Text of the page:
In recent years, slam poetry — spoken word poetry that utilizes both language and rhythm — has become increasingly popular. While slam poetry is sometimes used to convey general feelings and experiences, it is also used to express opinions about important issues. Because of this creative flexibility slam poetry provides, it allows for an artistic and informative platform that contributes a diverse pool of powerful viewpoints to society. Here are some of my favorites:
“Shrinking Women” — Lily Myers
“Shrinking Women” is a powerful slam poem about the double standard of women growing up with the idea and expectation that they must be meek and accommodating, both mentally and physically, while men are taught to be confident and assertive. This is perhaps my favorite slam poem — it has given me chills each of the many times I have watched it.
“‘Cuz He’s Black” — Javon
“‘Cuz He’s Black” reveals the perspective of a minority in America — black boys. The poem speaks up about the fear and light-treading black boys are forced to go through on a daily basis. Johnson sheds light on the fact that institutionalized racism in America has resulted in the loss of innocent life, injustice in court, and an overall inequality that opposes everything that the U.S. is supposed to stand for.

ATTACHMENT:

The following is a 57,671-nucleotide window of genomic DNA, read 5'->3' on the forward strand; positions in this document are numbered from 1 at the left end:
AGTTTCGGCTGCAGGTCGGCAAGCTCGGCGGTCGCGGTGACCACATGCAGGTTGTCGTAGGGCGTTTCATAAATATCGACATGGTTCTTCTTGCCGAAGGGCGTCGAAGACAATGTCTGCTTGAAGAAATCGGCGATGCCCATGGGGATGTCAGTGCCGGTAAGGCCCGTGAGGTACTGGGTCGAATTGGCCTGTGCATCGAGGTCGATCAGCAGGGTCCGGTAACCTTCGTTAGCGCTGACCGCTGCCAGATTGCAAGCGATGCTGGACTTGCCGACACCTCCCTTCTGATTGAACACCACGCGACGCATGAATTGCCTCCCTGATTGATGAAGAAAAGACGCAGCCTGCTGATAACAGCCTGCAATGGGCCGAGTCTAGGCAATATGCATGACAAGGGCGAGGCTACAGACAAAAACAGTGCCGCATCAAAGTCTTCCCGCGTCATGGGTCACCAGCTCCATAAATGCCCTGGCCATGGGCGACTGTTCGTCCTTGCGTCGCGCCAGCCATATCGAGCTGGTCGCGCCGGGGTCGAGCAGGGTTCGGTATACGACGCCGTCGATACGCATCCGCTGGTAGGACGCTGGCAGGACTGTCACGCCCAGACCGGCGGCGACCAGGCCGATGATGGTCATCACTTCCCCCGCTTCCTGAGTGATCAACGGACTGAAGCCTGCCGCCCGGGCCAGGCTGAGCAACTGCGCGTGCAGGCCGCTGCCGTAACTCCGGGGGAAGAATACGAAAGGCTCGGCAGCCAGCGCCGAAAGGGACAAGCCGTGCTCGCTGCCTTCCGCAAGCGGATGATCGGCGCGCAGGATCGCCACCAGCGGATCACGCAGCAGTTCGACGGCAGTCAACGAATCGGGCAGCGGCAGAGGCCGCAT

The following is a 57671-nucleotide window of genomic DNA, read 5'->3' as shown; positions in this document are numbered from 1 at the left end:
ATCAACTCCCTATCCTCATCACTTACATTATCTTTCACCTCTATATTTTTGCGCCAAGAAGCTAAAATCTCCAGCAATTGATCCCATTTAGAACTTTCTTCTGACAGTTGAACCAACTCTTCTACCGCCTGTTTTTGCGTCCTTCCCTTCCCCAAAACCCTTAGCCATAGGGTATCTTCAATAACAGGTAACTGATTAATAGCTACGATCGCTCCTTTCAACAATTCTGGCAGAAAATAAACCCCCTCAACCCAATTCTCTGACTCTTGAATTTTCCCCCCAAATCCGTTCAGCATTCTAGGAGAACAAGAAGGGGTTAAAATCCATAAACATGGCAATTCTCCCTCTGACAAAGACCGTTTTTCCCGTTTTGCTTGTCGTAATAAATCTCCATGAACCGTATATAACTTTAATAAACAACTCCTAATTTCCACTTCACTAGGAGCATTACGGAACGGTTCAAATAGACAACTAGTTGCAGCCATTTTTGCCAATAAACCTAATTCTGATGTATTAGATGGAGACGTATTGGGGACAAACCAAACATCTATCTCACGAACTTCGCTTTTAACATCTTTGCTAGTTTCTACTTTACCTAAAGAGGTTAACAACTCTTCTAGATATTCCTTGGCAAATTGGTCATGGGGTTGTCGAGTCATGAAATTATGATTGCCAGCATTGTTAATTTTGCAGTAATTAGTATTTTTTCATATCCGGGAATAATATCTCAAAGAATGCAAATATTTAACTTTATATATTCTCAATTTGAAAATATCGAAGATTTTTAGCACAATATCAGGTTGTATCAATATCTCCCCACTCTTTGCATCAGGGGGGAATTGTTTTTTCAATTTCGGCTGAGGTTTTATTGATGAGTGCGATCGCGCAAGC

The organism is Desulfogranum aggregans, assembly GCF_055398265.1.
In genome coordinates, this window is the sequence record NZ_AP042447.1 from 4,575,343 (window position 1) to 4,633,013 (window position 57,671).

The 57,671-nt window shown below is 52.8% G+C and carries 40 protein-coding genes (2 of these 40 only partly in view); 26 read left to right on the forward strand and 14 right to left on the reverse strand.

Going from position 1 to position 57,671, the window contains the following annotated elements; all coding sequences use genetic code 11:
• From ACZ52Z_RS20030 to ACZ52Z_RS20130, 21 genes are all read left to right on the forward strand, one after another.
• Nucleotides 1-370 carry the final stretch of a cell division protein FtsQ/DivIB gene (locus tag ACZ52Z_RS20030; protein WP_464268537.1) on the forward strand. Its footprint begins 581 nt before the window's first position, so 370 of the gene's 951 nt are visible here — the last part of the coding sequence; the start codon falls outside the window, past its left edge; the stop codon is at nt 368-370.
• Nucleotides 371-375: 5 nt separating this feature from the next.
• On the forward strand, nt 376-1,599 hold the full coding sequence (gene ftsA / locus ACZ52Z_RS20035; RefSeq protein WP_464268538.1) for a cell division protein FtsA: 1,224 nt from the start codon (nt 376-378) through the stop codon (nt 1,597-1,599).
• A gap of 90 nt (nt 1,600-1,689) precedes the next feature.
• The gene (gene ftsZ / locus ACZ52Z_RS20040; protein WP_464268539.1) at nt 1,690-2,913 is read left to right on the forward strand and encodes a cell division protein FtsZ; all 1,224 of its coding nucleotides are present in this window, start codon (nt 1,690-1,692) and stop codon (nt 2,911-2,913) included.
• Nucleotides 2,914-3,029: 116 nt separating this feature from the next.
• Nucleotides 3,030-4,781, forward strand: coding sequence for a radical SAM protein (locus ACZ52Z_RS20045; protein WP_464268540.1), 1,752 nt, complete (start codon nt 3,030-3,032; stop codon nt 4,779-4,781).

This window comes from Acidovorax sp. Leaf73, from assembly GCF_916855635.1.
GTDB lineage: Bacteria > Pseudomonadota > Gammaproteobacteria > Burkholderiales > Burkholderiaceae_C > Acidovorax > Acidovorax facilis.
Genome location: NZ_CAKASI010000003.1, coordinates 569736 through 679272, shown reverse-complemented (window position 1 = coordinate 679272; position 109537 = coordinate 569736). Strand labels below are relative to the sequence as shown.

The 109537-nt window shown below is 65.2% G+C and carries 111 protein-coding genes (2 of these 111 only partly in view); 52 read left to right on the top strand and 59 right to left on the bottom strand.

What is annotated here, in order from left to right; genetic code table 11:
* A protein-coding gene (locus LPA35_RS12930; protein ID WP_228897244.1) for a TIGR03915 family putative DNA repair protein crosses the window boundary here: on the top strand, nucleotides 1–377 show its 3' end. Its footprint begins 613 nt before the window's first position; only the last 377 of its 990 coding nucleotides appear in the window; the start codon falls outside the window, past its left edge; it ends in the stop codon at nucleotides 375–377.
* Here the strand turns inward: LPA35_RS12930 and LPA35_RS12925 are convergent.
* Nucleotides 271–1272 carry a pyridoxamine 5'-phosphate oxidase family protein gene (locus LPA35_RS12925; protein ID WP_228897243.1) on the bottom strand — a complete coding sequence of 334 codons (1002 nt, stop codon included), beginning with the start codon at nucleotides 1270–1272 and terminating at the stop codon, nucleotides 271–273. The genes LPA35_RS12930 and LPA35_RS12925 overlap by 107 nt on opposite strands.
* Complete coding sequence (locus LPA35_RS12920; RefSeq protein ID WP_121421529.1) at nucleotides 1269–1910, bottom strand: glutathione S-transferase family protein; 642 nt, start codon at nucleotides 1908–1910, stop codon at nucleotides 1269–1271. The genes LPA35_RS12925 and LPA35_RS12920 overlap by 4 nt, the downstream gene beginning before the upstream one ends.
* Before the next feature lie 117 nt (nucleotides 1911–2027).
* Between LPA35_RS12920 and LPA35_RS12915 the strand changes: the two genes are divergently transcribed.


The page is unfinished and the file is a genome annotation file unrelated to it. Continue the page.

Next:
“Come Closer” — Anis Mojgani
An optimistic and nostalgic poem, “Come Closer” touches upon the innocence and beauty of life, how we are all unique but still alike, and how every person on this earth is worth an infinite amount. Mojgani utilizes words, rhyme, and rhythm like no other in a poem that is guaranteed to open your eyes to the raw beauty of the world.
“Sons” — Terisa Siagatonu & Rudy Francisco
“Sons” is a passionate duet poem about the injustice of rape culture, but also about how boys are often neglected and misdirected when they are growing up, and how no one is stopping to teach them otherwise; “broken” boys are just being sent to jail, which will only “break them harder.”